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Wicca/Pagan Summer & Winter Solstice ~ Litha & Yule
~ Northern and Southern Hemispheres ~ June 21
Celebrate with us here!
Solstice is the time when the earth is most inclined away from the sun.
It is the most southern or northern point depending on the hemisphere.
In the Southern hemisphere, the observance is Litha, Wicca celebration of the sacred marriage
in which energy of the gods is poured into the service of life.
In the northern hemisphere, this is the shortest day of the year.
It marks the first day of the season of winter. Winter Yule is the time when the sun child
is reborn, an image of the return of all new life born through the love of the Gods.
Within the Northern Tradition Yule is regarded as the New Year.
Also a Norse pagan celebration of the winter-born king, symbolized by the rebirth of the sun.
A present day Wicca event. Christians celebrate Yule as the light dawning (birth) of Jesus.
More Summer Solstice Facts
- On the Summer Solstice, the North Pole receives 24 hours of daylight,
and the South Pole receives 24 hours of darkness.
- Solstice comes from the Latin words for "Sun" and "to stop."
- Many Native American tribes celebrated the Summer Solstice by holding "sun dances".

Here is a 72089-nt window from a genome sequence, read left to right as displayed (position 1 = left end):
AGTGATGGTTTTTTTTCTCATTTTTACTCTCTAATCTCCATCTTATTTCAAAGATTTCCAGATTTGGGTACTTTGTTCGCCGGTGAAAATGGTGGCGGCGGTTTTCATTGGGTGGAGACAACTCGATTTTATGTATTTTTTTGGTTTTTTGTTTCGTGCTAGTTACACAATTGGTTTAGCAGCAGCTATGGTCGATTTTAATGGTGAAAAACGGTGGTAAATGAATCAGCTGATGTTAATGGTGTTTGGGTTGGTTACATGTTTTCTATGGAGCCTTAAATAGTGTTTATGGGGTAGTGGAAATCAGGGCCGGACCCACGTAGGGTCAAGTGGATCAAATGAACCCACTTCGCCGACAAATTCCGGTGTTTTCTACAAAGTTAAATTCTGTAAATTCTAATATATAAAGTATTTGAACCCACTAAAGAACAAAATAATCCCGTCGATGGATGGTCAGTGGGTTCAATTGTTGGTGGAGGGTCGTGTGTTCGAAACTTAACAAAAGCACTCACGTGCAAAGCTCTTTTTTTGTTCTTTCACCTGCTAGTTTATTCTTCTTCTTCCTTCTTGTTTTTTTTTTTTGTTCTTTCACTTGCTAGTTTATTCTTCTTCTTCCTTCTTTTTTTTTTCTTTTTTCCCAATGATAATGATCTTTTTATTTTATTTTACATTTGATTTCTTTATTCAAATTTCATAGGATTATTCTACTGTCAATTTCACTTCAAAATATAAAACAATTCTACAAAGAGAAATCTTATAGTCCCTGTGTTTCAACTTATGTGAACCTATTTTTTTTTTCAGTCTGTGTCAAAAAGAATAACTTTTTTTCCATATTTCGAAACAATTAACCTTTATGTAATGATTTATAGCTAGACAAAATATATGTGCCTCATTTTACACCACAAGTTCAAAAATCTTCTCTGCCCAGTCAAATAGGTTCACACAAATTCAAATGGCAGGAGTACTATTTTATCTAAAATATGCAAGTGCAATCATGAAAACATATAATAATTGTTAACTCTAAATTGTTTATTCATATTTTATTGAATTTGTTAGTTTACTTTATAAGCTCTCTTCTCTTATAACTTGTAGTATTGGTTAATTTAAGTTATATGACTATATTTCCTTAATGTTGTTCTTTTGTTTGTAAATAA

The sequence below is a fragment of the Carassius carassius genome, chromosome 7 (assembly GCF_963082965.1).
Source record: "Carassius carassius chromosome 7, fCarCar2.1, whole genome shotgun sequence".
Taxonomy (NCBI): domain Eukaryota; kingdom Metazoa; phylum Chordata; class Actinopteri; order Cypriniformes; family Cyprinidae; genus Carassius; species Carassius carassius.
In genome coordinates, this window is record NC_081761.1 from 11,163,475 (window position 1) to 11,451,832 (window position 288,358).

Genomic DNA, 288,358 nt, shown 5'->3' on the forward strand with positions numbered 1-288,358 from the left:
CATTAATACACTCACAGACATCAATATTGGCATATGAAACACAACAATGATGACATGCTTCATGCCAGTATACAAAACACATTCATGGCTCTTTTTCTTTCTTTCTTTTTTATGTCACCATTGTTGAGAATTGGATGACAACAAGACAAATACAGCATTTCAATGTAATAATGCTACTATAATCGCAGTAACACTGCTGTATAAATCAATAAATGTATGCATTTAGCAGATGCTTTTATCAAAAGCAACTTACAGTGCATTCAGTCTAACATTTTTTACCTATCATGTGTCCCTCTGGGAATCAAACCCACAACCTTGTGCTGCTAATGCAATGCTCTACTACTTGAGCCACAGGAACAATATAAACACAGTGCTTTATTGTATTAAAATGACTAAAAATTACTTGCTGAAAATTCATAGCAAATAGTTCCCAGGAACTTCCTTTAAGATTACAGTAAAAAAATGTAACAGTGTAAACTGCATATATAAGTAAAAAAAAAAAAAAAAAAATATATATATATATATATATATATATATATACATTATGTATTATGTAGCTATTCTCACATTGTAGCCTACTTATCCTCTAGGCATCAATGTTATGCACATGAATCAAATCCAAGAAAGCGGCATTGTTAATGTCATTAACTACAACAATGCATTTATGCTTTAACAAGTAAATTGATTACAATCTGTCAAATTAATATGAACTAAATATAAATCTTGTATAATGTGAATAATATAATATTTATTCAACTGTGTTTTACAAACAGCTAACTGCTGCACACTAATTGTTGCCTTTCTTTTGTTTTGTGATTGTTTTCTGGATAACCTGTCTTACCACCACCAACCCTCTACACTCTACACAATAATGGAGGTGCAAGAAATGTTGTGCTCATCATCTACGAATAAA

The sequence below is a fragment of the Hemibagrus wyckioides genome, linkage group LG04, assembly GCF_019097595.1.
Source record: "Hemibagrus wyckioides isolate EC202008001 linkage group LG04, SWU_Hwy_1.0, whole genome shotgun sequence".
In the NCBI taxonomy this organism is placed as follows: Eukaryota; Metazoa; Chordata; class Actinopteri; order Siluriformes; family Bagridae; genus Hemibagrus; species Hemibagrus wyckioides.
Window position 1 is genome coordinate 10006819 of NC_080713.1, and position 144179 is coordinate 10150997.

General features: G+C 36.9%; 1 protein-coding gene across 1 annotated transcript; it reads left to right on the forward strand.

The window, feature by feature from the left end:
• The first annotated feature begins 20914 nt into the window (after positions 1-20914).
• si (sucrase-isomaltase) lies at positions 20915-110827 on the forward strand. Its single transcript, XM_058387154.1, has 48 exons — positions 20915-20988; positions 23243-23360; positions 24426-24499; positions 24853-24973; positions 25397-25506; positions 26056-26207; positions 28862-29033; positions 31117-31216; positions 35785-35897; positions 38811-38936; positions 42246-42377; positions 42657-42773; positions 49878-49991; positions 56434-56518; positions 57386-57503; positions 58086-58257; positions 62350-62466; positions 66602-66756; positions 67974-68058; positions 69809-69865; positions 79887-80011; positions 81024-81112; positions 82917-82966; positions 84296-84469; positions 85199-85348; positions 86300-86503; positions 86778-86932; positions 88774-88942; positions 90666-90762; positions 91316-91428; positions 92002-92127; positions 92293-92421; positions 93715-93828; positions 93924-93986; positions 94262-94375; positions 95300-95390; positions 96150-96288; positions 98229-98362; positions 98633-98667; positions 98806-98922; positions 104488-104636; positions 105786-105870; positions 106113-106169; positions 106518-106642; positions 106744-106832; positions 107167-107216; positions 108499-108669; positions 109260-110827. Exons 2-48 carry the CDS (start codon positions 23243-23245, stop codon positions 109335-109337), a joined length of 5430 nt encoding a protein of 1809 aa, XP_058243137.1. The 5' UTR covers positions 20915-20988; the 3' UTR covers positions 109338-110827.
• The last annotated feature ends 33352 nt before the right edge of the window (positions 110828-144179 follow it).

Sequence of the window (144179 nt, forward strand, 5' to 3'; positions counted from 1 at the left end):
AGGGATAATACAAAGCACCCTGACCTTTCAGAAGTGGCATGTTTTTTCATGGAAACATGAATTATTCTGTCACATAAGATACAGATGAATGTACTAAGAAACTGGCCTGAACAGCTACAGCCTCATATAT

- On the summer solstice, the Earth's axis is tilted the most, up to 26° .
For Native Americans in the Pacific Northwest, June marks Miso’o, the season of Sockeye salmon, which is the most important food source for the coming year. In Arizona, this is also the season of the Hopi Kachina Dances, in which long lines of dancers (representing various spirit-powers) perform in the open plazas of Hopi pueblos.
Islam Ramadan ~ May 27 ~ June 24
9th month on Islamic calendar, devoted to the commemoration of Muhammad's reception
of the divine revelation recorded in the Qur'an. The event begins when authorities in Saudi Arabia
sight the new moon of the 9th month. It is the holiest period of the Islamic Year lasting 29-30 days. There is strict fasting from sunrise to sunset as well as observed prayer times. Ramadan comes from the word ramadaa, which means 'sunbaked' in Arabic. This is perhaps a reference to the pangs of hunger Muslims feel when fasting.According to Islamic tradition, menstruating women, women who are experiencing bleeding after giving birth, people who are sick (either with short term or long term illnesses), and travelers are exempt from fasting. Pregnant women also have the option of skipping fasts.In Islamic countries, when Ramadan ends and the crescent moon is first seen, people bang drums and give mighty shouts.
I am flowing in grace!
Photo C Laurie Story Vela